K. Frimpong And His Cubanos Fiestas recorded two albums. Both were entitled K. Frimpong And His Cubanos Fiestas. Neither album features Me Yee Owu Den. It’s a glorious fusion of highlife, Afro-Cuban, funk and jazz. That’s no surprise. Sometimes, it’s reminiscent of a track from a Blaxploitation soundtrack. The guitars lead to this comparison. Then there’s the blazing, braying horns. They assail you and drive this nine-minute epic along. Along with the vocal and a myriad of percussive delights, this hidden gem reveals its delights.
Marijata were a Ghanian band. I’d describe them as a power trio. That’s the case on Break Through, a track from their 1970 debut album This Is Marijata. Released on Gapaphone Records, Break Through features some of the best guitar playing on the compilation. Then there’s the horns and vocal. Along with the rhythm section, they drive this fusion of Afro-beat, funk, jazz, rock and soul along. It’s joyous, uplifting and hook-laden music that’s one of the highlights Afro-Beat Airways-West African Shock Waves 1972-1978.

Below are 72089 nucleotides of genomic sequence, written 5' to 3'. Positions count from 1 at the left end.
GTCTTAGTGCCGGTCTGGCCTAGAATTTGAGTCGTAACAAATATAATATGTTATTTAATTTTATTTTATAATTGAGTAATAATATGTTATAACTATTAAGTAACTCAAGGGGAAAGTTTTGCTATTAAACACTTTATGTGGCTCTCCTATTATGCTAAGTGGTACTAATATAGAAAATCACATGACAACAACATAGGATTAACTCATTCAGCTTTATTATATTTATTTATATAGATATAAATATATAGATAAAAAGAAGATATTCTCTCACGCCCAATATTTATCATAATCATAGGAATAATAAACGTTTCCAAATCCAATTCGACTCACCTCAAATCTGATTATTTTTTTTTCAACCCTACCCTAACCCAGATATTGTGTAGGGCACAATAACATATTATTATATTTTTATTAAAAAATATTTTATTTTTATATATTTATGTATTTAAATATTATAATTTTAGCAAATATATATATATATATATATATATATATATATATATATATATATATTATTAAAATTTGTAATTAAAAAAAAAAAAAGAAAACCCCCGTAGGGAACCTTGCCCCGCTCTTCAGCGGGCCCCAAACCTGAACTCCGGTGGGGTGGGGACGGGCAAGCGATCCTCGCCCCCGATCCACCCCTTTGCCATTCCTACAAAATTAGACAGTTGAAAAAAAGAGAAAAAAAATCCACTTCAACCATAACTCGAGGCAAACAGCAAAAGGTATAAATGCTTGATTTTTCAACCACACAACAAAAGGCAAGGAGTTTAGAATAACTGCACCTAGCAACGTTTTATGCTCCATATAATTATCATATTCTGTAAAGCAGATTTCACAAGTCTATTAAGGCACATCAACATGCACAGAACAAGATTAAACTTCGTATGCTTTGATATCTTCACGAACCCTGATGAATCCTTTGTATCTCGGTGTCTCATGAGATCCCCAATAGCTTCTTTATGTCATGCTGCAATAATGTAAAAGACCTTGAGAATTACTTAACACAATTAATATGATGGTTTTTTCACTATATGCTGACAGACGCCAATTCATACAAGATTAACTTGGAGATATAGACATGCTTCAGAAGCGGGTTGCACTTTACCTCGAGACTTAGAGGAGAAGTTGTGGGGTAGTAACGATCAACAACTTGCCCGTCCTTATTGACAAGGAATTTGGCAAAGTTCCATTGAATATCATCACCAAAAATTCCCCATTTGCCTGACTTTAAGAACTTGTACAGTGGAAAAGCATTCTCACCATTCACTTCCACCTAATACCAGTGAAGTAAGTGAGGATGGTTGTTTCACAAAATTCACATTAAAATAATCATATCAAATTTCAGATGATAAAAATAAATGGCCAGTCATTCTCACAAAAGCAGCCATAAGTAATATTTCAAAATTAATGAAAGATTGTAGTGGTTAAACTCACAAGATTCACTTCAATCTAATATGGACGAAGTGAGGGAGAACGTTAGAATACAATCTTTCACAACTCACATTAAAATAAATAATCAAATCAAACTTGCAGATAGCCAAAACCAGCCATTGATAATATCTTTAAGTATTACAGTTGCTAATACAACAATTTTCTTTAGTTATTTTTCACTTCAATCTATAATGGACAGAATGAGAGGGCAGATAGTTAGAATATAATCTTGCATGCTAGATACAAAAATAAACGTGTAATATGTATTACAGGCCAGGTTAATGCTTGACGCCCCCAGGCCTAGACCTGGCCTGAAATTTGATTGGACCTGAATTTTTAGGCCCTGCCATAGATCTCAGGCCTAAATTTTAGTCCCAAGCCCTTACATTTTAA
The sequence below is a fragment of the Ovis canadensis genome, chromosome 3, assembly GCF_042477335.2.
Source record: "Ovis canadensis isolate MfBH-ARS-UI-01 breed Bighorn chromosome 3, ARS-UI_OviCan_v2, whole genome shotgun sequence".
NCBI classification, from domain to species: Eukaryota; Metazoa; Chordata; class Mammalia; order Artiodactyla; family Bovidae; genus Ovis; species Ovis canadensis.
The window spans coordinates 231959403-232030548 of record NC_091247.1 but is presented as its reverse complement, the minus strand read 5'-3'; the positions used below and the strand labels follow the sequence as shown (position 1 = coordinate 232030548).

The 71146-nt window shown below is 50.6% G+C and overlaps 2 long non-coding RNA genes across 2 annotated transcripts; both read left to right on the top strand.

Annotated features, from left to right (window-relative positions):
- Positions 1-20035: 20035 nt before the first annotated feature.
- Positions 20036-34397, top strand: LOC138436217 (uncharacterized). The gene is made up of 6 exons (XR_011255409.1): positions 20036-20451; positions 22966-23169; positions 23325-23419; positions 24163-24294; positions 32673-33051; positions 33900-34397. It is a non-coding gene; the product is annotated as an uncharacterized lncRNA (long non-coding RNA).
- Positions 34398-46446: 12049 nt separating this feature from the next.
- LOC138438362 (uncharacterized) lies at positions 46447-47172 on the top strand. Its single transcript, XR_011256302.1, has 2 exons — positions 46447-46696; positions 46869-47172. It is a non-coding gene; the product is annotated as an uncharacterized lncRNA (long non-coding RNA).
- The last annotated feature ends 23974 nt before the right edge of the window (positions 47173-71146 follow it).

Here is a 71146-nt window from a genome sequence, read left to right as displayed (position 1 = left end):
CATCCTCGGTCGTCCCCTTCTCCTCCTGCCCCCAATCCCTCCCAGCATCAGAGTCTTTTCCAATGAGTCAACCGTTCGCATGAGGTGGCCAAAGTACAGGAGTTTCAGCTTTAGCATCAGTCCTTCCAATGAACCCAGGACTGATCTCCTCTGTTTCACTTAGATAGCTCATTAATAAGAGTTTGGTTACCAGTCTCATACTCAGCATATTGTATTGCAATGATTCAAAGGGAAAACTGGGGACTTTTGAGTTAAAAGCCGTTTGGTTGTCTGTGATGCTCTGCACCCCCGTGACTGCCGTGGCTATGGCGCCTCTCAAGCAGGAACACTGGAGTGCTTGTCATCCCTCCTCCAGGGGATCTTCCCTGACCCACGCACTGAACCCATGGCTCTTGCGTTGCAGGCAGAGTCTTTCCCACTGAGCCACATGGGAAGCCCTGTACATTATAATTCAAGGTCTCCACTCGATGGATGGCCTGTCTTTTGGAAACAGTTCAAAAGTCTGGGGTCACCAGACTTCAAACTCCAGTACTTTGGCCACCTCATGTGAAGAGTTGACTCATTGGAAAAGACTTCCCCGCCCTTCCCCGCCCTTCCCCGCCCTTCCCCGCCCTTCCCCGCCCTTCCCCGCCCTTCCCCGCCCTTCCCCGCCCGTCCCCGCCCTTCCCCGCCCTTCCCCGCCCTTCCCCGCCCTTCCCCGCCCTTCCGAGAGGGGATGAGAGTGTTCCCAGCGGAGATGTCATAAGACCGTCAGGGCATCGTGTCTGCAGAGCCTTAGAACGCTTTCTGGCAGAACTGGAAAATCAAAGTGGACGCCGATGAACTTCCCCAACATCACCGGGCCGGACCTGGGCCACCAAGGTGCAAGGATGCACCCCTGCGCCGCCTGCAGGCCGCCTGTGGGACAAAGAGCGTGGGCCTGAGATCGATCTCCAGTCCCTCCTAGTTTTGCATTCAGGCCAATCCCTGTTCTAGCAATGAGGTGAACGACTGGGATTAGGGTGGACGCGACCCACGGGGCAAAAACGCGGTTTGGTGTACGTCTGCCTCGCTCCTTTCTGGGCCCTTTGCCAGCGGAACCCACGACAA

Ebo Taylor isn’t just a giant of Ghanian music, but African music. On Afro-Beat Airways-West African Shock Waves 1972-1978 there’s contributions from two bands he played with. The first is Odofo Nyi Akiyiri Biara from Ebo Taylor and The Sweet Beans. It’s a delicious, dramatic and pulsating fusion of Afro-beat, funk, jazz and rock. His other contribution is Ebo Taylor and The Pelicans’ Come Along. This is a track from their eponymous album. Released on the Abookyi label, it funky, soulful and dramatic, as it unfolds in waves. Sometimes, there’s even a similarity in the vocal to Bob Marley. Both have a similar heartfelt delivery.
Orchestre Abass released three singles in Togo during the early seventies. One of them was Awula Bo Fee Ene. It’s a fusion of Afro-beat, funk, jazz and soul. Driven along by the rhythm section and Hammond organ, this is the perfect backdrop for an impassioned, vampish vocal. This is an irresistible combination and is typical of the music being released in Togo during the seventies. Why? Back then, Togo was part of the Islamic funk belt. Sadly, after the release of this track, disaster struck for Orchestre Abass. Members of the band were involved in a car crash, where lead singer Iddy died. However, their legacy is the glorious music they recorded.